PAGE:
Fundamentally, the blown polyethylene tubular film of the present invention comprises a laminate having a core constituted of an ethylene-vinyl acetate copolymer and a pair of outer layers laminated to such core, each of which layers is constituted of an ethylene polymer in admixture with a nucleating agent in an amount of from about 0.1% to 5.0%, preferably from 0.2% to 2.5%, by weight of the ethylene polymer film composition. It has been found that such laminate possesses excellent optical clarity and markedly improved mechanical strength and physical properties, as compared with conventional blown linear polyethylene films. Moreover, the blown polyethylene laminated films hereof are markedly stronger than corresponding films prepared by conventional extruding operations. Thus, the tear strength and low temperature impact strength of, e.g., blown linear polyethylene laminated films, prepared in accordance with the present invention, are three to four times greater than the corresponding characteristics of homogeneous extruded linear polyethylene films of like composition.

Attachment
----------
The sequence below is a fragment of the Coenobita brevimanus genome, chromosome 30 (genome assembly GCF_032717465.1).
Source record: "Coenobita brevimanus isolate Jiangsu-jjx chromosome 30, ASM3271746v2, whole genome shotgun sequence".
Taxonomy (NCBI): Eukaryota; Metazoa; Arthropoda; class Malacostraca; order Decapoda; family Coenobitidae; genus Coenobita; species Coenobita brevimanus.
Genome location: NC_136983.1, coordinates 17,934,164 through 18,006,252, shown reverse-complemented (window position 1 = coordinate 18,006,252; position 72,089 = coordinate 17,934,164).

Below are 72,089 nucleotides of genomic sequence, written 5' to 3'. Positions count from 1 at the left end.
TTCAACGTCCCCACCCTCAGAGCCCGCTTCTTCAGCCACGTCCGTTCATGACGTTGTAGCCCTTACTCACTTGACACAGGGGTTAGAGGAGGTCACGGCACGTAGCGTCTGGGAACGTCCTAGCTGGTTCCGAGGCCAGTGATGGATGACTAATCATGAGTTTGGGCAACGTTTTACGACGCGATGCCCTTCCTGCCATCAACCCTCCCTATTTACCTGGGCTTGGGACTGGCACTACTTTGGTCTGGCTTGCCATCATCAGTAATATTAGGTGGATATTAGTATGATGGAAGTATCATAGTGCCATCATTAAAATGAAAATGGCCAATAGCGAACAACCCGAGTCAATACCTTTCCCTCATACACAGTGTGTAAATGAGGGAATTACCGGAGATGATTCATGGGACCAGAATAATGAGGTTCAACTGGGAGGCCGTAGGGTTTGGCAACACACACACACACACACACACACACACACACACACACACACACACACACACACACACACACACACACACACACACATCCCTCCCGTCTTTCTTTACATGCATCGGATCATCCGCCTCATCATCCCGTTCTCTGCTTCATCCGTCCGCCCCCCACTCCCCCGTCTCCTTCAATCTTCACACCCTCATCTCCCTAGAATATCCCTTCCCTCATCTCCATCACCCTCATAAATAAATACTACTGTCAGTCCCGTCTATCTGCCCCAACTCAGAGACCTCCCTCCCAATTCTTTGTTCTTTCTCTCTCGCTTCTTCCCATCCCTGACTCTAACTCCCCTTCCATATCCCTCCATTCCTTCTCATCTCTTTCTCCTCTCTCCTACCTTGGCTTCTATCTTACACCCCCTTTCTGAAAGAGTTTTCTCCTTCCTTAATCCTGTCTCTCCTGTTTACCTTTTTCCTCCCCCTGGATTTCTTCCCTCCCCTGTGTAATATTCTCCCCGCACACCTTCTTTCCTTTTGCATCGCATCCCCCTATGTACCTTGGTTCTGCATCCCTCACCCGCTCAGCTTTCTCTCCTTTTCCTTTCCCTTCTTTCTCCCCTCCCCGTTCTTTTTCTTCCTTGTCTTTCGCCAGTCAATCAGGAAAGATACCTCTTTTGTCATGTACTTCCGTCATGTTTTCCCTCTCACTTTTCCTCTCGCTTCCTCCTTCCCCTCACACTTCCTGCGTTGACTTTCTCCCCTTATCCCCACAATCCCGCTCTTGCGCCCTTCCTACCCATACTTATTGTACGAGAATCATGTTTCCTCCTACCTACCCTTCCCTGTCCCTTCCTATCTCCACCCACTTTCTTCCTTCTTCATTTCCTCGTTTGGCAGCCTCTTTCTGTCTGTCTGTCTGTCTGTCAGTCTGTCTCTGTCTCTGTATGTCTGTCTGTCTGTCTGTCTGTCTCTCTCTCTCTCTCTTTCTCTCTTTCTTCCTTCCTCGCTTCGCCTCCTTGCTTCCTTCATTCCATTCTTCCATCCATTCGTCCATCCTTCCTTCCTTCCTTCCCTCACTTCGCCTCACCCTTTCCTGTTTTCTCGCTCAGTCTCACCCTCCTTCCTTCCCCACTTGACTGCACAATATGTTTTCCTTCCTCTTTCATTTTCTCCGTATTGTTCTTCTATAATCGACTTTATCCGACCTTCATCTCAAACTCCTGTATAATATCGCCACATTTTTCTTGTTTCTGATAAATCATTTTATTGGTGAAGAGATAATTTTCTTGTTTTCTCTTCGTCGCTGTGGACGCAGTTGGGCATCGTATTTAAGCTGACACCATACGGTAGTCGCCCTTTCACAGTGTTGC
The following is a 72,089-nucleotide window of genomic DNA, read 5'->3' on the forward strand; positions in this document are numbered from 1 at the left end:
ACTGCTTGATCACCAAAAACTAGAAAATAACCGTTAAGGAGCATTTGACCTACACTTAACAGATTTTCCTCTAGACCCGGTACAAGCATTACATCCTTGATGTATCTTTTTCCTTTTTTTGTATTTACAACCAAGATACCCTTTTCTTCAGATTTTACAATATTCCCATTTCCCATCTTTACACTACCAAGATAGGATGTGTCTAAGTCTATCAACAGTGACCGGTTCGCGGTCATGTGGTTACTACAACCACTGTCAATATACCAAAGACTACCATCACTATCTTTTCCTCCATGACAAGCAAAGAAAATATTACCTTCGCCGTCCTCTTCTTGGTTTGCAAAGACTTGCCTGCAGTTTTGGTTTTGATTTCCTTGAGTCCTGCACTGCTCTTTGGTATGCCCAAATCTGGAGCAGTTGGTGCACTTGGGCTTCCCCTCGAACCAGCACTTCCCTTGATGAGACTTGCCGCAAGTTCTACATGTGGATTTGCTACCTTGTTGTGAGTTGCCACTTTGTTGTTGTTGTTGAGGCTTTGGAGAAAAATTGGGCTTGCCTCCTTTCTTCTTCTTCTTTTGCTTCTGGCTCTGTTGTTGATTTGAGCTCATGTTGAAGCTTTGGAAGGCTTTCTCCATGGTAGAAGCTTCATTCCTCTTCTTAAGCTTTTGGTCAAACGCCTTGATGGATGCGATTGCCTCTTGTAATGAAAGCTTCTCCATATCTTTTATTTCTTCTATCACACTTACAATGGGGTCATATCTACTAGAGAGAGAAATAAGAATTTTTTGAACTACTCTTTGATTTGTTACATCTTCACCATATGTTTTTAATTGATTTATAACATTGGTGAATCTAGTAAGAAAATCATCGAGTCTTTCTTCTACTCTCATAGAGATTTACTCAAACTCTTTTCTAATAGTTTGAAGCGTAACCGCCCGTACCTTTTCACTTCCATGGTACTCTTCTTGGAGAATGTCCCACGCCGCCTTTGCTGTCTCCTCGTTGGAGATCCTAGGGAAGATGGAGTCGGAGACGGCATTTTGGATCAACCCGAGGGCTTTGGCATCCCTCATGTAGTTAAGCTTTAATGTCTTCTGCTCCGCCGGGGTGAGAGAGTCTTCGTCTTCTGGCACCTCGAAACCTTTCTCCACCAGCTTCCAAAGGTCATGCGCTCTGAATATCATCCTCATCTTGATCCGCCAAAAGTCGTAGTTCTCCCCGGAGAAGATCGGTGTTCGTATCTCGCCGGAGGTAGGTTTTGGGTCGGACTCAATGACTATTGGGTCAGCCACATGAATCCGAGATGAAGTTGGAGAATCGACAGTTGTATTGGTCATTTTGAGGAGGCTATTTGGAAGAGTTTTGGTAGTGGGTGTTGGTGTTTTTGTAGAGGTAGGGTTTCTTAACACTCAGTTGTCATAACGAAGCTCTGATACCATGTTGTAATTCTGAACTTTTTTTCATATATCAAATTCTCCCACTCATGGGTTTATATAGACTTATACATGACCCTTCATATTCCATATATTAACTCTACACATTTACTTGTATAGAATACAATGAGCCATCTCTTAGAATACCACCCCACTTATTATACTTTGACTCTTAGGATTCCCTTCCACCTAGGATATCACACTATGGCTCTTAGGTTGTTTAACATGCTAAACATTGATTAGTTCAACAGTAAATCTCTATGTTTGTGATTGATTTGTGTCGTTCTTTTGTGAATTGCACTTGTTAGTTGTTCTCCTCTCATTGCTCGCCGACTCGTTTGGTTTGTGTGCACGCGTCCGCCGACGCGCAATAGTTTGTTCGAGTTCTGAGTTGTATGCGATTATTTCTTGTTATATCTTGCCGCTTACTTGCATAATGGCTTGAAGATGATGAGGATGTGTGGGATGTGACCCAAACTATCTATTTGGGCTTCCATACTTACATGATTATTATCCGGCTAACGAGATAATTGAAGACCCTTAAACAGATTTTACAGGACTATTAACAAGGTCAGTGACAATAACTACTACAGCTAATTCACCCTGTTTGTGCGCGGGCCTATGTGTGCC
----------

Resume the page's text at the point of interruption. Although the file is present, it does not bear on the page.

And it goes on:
It has previously been proposed to utilize ethylenevinyl acetate copolymer compositions as binding layers for polyolefins and other films (see, for example, U.S. Pat. 2,543,229). Such material has not, however, previously been utilized in laminates with linear polyethylene layers containing crystallization nucleating agents to improve the characteristics of blown tubular films constituted thereof.